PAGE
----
Four extra-large sandwiches of exactly the same size were ordered for \(m\) students where \(m>4\). Three of the sandwiches were evenly divided among the students. Since 4 students did not want any of the fourth sandwich, it was evenly divided among the remaining students. If Carol ate one piece from each of the four sandwiches, the amount of sandwich that she ate would be what fraction of a whole extra-large sandwich?

(A) \(\frac{m+4}{m(m-4)}\)

(B) \(\frac{2m-4}{m(m-4)}\)

(C) \(\frac{4m-4}{m(m-4)}\)

(D) \(\frac{4m-8}{m(m-4)}\)

(E) \(\frac{4m-12}{m(m-4)}\)

It’s a VIC (variables in choices), and there is only one variable, so, obviously, it’s time to back-solve!

**STEP 1:** Pick a nice value for \(m\) that is greater than 4. This is our *pick*.

Anything should work, so let’s say \(m = 6\).

**STEP 2:** Solve the problem when \(m = 6\). The result is our *target number*.

So, six students divided three sandwiches equally. That means each of these students got \(\frac{1}{6}\) of each of three sandwiches. Now, because 4 students didn’t want any of the last sandwich is was divided equally between the other 2 students, one of whom was Carol. So, Carol ate \(\frac{1}{6}\) of each of the three sandwiches that everyone shared and \(\frac{1}{2}\) of the forth sandwich.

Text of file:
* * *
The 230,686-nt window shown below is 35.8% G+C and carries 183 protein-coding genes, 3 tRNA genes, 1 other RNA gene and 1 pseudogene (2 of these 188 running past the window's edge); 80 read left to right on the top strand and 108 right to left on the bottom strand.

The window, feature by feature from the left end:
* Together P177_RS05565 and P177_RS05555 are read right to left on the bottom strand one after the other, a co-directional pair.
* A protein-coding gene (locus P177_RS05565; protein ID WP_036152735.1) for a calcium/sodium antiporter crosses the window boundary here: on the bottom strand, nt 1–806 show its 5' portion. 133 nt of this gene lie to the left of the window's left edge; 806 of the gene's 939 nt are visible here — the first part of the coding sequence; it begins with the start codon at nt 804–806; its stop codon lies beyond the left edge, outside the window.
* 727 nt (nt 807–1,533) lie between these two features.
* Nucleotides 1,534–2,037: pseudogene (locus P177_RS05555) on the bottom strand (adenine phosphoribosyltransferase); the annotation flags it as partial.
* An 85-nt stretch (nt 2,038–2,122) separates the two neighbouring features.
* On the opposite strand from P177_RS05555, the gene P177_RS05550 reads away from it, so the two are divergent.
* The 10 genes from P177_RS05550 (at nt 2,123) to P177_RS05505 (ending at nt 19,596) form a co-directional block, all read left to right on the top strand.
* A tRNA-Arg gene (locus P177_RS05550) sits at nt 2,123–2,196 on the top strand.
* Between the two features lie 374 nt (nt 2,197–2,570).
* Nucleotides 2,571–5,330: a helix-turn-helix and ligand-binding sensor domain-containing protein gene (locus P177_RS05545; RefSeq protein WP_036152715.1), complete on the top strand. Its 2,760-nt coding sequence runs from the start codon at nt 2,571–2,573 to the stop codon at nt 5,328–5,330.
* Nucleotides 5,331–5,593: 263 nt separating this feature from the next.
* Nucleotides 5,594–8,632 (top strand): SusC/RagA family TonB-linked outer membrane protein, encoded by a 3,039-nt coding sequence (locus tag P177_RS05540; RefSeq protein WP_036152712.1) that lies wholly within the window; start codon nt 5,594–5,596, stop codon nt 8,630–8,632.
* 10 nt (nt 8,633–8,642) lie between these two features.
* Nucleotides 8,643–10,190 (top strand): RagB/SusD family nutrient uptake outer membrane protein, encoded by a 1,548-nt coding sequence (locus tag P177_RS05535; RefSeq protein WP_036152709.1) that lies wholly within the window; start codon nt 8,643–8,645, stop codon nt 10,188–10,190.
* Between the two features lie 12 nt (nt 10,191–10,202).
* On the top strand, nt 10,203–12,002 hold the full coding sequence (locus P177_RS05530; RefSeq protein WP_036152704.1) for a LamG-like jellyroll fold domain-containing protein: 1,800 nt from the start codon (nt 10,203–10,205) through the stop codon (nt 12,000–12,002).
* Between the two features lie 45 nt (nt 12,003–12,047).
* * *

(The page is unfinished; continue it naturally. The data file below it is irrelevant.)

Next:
Carol ate \(\frac{1}{6} + \frac{1}{6} + \frac{1}{6} + \frac{1}{2}\) sandwiches. That’s 1 sandwich. So, our target number is 1.

**STEP 3:** Plug our pick into the answer choices until we find our target number.

A nice thing to notice is that all of our answers have the same denominator: \(m(m-4)\). If we plug 6 into that denominator we get 12. Since our target number is 1, we only need to find an answer with a numerator equal to 12.

(A) 6 + 4 = 10. Nope

(B) 2(6) – 4 = 8. Nope

(C) 4(6) – 4 = 20. Nope

(D) 4(6) – 8 = 16. Nope

(E) 4(6) – 12 = 12. Yep

**The correct answer is E.**

An important caveat – this pick worked really well, but it’s always possible that more than one answer will turn your pick into your target number. It’s rare, but it can happen. If it does happen, don’t panic. Pick a new number and try it on the answers that produced your target number. One of them will work and the others probably won’t. If, by some chance, more than one answer still produces your target number, rinse and repeat.

Now you try this problem with your own pick.